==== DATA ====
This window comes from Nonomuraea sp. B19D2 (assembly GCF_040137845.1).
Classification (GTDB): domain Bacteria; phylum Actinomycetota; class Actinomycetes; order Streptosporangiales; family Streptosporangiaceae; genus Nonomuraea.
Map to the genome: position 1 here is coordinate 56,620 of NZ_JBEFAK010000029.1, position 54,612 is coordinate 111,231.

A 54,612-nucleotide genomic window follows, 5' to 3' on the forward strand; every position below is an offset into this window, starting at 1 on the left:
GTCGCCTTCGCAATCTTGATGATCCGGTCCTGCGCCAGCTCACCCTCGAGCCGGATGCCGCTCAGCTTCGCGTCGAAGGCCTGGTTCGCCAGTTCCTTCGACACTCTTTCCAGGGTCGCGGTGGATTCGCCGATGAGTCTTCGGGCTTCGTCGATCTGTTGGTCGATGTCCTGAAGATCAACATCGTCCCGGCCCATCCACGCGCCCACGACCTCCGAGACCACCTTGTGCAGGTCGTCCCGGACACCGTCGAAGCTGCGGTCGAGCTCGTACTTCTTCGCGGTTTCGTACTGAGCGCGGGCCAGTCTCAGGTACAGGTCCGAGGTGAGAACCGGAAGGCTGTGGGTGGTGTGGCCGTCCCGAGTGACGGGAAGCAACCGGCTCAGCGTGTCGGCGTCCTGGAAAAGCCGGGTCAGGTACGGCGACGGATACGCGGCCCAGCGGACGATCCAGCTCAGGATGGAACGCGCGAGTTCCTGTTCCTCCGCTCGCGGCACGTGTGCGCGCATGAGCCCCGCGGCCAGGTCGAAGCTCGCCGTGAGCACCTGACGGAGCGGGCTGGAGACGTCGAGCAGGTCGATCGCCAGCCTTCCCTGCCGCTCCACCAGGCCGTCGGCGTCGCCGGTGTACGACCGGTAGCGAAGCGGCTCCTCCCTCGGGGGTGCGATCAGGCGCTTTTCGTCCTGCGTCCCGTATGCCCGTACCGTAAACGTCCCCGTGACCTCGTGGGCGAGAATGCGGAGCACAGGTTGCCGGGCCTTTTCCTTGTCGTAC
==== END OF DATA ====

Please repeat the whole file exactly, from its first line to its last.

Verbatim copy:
This window comes from Nonomuraea sp. B19D2 (assembly GCF_040137845.1).
Classification (GTDB): domain Bacteria; phylum Actinomycetota; class Actinomycetes; order Streptosporangiales; family Streptosporangiaceae; genus Nonomuraea.
Map to the genome: position 1 here is coordinate 56,620 of NZ_JBEFAK010000029.1, position 54,612 is coordinate 111,231.

A 54,612-nucleotide genomic window follows, 5' to 3' on the forward strand; every position below is an offset into this window, starting at 1 on the left:
GTCGCCTTCGCAATCTTGATGATCCGGTCCTGCGCCAGCTCACCCTCGAGCCGGATGCCGCTCAGCTTCGCGTCGAAGGCCTGGTTCGCCAGTTCCTTCGACACTCTTTCCAGGGTCGCGGTGGATTCGCCGATGAGTCTTCGGGCTTCGTCGATCTGTTGGTCGATGTCCTGAAGATCAACATCGTCCCGGCCCATCCACGCGCCCACGACCTCCGAGACCACCTTGTGCAGGTCGTCCCGGACACCGTCGAAGCTGCGGTCGAGCTCGTACTTCTTCGCGGTTTCGTACTGAGCGCGGGCCAGTCTCAGGTACAGGTCCGAGGTGAGAACCGGAAGGCTGTGGGTGGTGTGGCCGTCCCGAGTGACGGGAAGCAACCGGCTCAGCGTGTCGGCGTCCTGGAAAAGCCGGGTCAGGTACGGCGACGGATACGCGGCCCAGCGGACGATCCAGCTCAGGATGGAACGCGCGAGTTCCTGTTCCTCCGCTCGCGGCACGTGTGCGCGCATGAGCCCCGCGGCCAGGTCGAAGCTCGCCGTGAGCACCTGACGGAGCGGGCTGGAGACGTCGAGCAGGTCGATCGCCAGCCTTCCCTGCCGCTCCACCAGGCCGTCGGCGTCGCCGGTGTACGACCGGTAGCGAAGCGGCTCCTCCCTCGGGGGTGCGATCAGGCGCTTTTCGTCCTGCGTCCCGTATGCCCGTACCGTAAACGTCCCCGTGACCTCGTGGGCGAGAATGCGGAGCACAGGTTGCCGGGCCTTTTCCTTGTCGTAC